LAS VEGAS -- Marco Rubio didn't want to be on the nation's political radar. Not this early in the presidential race. Not with so much time left for rivals to take aim at the big target on his back.
Yet here he is, attracting larger crowds and more news reporters and trying to make the most of it -- without taking it too far.
"Mr. President," a man's question to Rubio began Friday at a Las Vegas country club.
"No, I gotta earn that," Rubio quickly responded. "Marco, for now."
Never miss a local story.
It was the second time in less than 24 hours someone addressed him as commander in chief. On both occasions, the Florida senator answered the same way: Take a breather.
Jeb Bush labeled himself the "tortoise" (the "joyful tortoise," to be exact) in the 2016 race.
Rubio, the far less known of the two Miami Republicans, was the one who had intended from the get-go to lay low and ride the middle of the packed GOP field until he built enough momentum to break out in early caucuses and primaries come February.
The wild political year defied his plans.
Two solid performances in a pair of primary debates that broke TV-viewership records thrust Rubio into a brighter spotlight than hoped for by his staff. In poured demands for prominent interviews and speeches and rallies that reach more voters and financial donors -- but also increase the chances that the candidate will make a damaging mistake or peak too soon.
It's not that Rubio doesn't need any attention.
His campaign announced disappointing fundraising numbers Thursday to top political donors gathered at the Bellagio Hotel on the Vegas Strip. Rubio collected about $6 million over the three months that ended Sept. 30 -- far less than competitors Ben Carson ($20 million) and Ted Cruz ($12 million), the only two other candidates in the field who have made their fundraising totals public so far. Even Bush, who has fallen in public-opinion polls, may double Rubio's haul.
The Rubio camp said it did better raking in cash in September and expects a blockbuster October, no doubt buoyed by the senator's ascendant moment.
Interest in Rubio's candidacy sparked after the first GOP debate in August. He did his best to quell it, focusing on fundraising in a time when many donors are on vacation and eluding the full force of the media's glare.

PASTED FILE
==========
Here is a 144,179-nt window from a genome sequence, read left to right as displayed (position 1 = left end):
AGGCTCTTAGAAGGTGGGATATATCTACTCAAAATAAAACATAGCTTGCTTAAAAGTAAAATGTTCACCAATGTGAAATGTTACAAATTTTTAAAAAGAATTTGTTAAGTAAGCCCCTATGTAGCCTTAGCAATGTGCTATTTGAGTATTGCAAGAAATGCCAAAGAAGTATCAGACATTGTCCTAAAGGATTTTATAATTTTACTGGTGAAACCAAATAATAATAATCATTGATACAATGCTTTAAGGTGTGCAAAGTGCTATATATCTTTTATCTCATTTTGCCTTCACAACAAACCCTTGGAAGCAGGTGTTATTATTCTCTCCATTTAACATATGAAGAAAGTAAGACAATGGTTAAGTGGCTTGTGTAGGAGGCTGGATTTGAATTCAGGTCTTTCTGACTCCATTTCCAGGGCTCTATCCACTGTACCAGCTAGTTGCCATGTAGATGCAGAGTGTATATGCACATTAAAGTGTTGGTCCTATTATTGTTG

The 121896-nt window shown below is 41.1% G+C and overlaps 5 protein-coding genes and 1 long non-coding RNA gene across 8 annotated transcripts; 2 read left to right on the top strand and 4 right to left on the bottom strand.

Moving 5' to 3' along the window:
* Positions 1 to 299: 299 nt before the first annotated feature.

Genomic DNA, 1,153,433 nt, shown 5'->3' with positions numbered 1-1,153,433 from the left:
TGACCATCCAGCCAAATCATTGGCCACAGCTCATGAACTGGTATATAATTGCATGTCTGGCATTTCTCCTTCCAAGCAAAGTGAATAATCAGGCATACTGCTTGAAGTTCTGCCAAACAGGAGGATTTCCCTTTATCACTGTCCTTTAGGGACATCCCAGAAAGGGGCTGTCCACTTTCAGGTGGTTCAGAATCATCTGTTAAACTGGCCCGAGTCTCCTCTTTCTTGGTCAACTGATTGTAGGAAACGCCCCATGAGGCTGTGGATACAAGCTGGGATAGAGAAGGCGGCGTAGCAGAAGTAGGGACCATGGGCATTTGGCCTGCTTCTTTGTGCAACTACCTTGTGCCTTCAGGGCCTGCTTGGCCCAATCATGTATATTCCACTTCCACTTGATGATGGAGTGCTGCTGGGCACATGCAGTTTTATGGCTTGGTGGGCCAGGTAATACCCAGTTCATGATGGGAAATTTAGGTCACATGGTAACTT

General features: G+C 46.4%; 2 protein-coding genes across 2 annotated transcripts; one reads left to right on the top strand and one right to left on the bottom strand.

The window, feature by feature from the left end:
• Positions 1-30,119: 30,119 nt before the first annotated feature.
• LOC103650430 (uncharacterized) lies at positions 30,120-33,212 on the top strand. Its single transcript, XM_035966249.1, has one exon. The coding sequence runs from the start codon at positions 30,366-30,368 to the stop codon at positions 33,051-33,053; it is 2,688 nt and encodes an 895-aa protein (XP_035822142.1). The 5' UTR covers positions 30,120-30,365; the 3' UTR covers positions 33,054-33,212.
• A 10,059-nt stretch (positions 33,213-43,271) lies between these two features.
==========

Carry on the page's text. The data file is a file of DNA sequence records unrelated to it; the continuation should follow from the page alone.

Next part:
It's gotten harder to take the same approach after the second debate in September. Rubio's rivals have emphasized he's missed more votes than anyone else in the Senate. Twice in the past week, including Friday in Vegas, Rubio's staff has kicked out from their events so-called "trackers" -- essentially opposition videographers -- working for Right to Rise, the political committee backing Bush.
Before Rubio even landed in Nevada, the Democratic National Committee held a preemptive conference call with reporters in which chairwoman Debbie Wasserman Schultz, a Weston congresswoman, disdained Rubio as a "master in self-promotion."
"When you look at his views compared to Donald Trump, they're really not too far apart," she said, citing both candidates' opposition to same-sex marriage and doubts about climate change.
Trump himself took on Rubio at a Vegas rally Thursday, mimicking the senator's infamous water-bottle reach when Rubio delivered the 2013 GOP State of the Union response live on television.
"Sometimes you say something about somebody, and it sticks," Trump said. "I called Rubio a lightweight. I don't know --it might stick. It might not stick."
Team Rubio continues to tread carefully. Instead of trying to fill auditoriums like frontrunner Trump, Rubio has kept a schedule of smaller events. The difference is his staff now also books an overflow room.
Thursday night in Summerlin, an upscale Vegas suburb, the extra room wasn't enough. A few more chairs had to be accommodated by a large TV set outside the clubhouse so everyone could watch.
Rubio delivered his standard campaign speech, old to reporters cramped in the back but new to voters giving Rubio their first look.
"The world isn't just different -- it's changing faster than ever," said Rubio, 44, emphasizing his youth and immigrant story. "If we keep electing the same kind of people, the next person in line, the person they tell us to vote for, nothing's going to change."
Robert Brandy, a 72-year-old retiree and registered Republican, listened from the back.
"Inspirational," he concluded.